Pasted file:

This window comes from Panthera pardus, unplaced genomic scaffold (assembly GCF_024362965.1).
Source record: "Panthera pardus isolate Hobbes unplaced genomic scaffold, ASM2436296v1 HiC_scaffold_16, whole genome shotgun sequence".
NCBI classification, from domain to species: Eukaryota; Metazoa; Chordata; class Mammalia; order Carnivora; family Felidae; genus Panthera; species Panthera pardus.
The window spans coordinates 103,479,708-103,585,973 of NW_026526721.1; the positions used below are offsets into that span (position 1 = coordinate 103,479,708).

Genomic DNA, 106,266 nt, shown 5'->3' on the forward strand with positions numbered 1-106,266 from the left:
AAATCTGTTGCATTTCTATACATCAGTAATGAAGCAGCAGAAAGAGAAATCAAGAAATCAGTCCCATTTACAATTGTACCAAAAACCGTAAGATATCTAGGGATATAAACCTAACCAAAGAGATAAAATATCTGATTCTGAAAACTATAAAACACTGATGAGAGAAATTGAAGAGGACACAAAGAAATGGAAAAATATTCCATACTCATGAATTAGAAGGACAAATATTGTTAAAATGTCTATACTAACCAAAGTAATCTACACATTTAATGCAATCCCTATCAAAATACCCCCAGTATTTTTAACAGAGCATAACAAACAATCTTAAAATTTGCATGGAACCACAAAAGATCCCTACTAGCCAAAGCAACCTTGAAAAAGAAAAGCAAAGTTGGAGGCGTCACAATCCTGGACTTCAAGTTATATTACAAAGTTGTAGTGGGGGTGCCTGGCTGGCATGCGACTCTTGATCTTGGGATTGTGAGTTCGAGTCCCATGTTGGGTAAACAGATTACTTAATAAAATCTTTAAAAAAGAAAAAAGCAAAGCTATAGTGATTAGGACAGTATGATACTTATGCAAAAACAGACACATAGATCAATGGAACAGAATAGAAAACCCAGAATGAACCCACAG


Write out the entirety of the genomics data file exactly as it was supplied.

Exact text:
This window comes from Panthera pardus, unplaced genomic scaffold (assembly GCF_024362965.1).
Source record: "Panthera pardus isolate Hobbes unplaced genomic scaffold, ASM2436296v1 HiC_scaffold_16, whole genome shotgun sequence".
NCBI classification, from domain to species: Eukaryota; Metazoa; Chordata; class Mammalia; order Carnivora; family Felidae; genus Panthera; species Panthera pardus.
The window spans coordinates 103,479,708-103,585,973 of NW_026526721.1; the positions used below are offsets into that span (position 1 = coordinate 103,479,708).

Genomic DNA, 106,266 nt, shown 5'->3' on the forward strand with positions numbered 1-106,266 from the left:
AAATCTGTTGCATTTCTATACATCAGTAATGAAGCAGCAGAAAGAGAAATCAAGAAATCAGTCCCATTTACAATTGTACCAAAAACCGTAAGATATCTAGGGATATAAACCTAACCAAAGAGATAAAATATCTGATTCTGAAAACTATAAAACACTGATGAGAGAAATTGAAGAGGACACAAAGAAATGGAAAAATATTCCATACTCATGAATTAGAAGGACAAATATTGTTAAAATGTCTATACTAACCAAAGTAATCTACACATTTAATGCAATCCCTATCAAAATACCCCCAGTATTTTTAACAGAGCATAACAAACAATCTTAAAATTTGCATGGAACCACAAAAGATCCCTACTAGCCAAAGCAACCTTGAAAAAGAAAAGCAAAGTTGGAGGCGTCACAATCCTGGACTTCAAGTTATATTACAAAGTTGTAGTGGGGGTGCCTGGCTGGCATGCGACTCTTGATCTTGGGATTGTGAGTTCGAGTCCCATGTTGGGTAAACAGATTACTTAATAAAATCTTTAAAAAAGAAAAAAGCAAAGCTATAGTGATTAGGACAGTATGATACTTATGCAAAAACAGACACATAGATCAATGGAACAGAATAGAAAACCCAGAATGAACCCACAG